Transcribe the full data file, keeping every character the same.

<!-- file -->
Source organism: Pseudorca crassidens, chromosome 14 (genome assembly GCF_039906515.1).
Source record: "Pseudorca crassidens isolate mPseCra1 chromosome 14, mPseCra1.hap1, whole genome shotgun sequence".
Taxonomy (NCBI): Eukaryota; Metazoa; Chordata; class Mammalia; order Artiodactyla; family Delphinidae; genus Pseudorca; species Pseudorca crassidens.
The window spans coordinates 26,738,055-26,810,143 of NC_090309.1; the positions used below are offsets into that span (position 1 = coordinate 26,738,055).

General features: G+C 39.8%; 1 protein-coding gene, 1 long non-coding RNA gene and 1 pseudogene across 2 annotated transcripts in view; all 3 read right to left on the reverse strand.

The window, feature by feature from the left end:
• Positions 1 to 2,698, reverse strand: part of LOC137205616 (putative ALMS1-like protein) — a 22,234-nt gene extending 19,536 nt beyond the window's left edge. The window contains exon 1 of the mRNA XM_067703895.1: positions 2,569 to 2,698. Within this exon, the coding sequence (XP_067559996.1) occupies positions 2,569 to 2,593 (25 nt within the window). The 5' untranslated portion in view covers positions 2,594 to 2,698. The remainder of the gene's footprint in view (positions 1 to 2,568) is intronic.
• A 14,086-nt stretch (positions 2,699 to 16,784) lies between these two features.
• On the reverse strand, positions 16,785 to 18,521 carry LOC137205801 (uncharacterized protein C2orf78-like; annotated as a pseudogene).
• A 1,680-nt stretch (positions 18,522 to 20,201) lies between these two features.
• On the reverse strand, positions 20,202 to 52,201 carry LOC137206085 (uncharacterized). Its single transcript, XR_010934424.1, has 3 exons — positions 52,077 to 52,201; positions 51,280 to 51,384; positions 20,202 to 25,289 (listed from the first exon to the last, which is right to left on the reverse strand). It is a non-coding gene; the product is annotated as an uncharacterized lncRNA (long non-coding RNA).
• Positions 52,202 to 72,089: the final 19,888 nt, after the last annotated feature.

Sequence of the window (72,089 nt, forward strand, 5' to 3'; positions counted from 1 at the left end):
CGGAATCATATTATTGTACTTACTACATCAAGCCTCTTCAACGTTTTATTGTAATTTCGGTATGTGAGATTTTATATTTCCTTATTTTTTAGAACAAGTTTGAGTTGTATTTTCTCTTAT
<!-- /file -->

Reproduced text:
Source organism: Pseudorca crassidens, chromosome 14 (genome assembly GCF_039906515.1).
Source record: "Pseudorca crassidens isolate mPseCra1 chromosome 14, mPseCra1.hap1, whole genome shotgun sequence".
Taxonomy (NCBI): Eukaryota; Metazoa; Chordata; class Mammalia; order Artiodactyla; family Delphinidae; genus Pseudorca; species Pseudorca crassidens.
The window spans coordinates 26,738,055-26,810,143 of NC_090309.1; the positions used below are offsets into that span (position 1 = coordinate 26,738,055).

General features: G+C 39.8%; 1 protein-coding gene, 1 long non-coding RNA gene and 1 pseudogene across 2 annotated transcripts in view; all 3 read right to left on the reverse strand.

The window, feature by feature from the left end:
• Positions 1 to 2,698, reverse strand: part of LOC137205616 (putative ALMS1-like protein) — a 22,234-nt gene extending 19,536 nt beyond the window's left edge. The window contains exon 1 of the mRNA XM_067703895.1: positions 2,569 to 2,698. Within this exon, the coding sequence (XP_067559996.1) occupies positions 2,569 to 2,593 (25 nt within the window). The 5' untranslated portion in view covers positions 2,594 to 2,698. The remainder of the gene's footprint in view (positions 1 to 2,568) is intronic.
• A 14,086-nt stretch (positions 2,699 to 16,784) lies between these two features.
• On the reverse strand, positions 16,785 to 18,521 carry LOC137205801 (uncharacterized protein C2orf78-like; annotated as a pseudogene).
• A 1,680-nt stretch (positions 18,522 to 20,201) lies between these two features.
• On the reverse strand, positions 20,202 to 52,201 carry LOC137206085 (uncharacterized). Its single transcript, XR_010934424.1, has 3 exons — positions 52,077 to 52,201; positions 51,280 to 51,384; positions 20,202 to 25,289 (listed from the first exon to the last, which is right to left on the reverse strand). It is a non-coding gene; the product is annotated as an uncharacterized lncRNA (long non-coding RNA).
• Positions 52,202 to 72,089: the final 19,888 nt, after the last annotated feature.

Sequence of the window (72,089 nt, forward strand, 5' to 3'; positions counted from 1 at the left end):
CGGAATCATATTATTGTACTTACTACATCAAGCCTCTTCAACGTTTTATTGTAATTTCGGTATGTGAGATTTTATATTTCCTTATTTTTTAGAACAAGTTTGAGTTGTATTTTCTCTTAT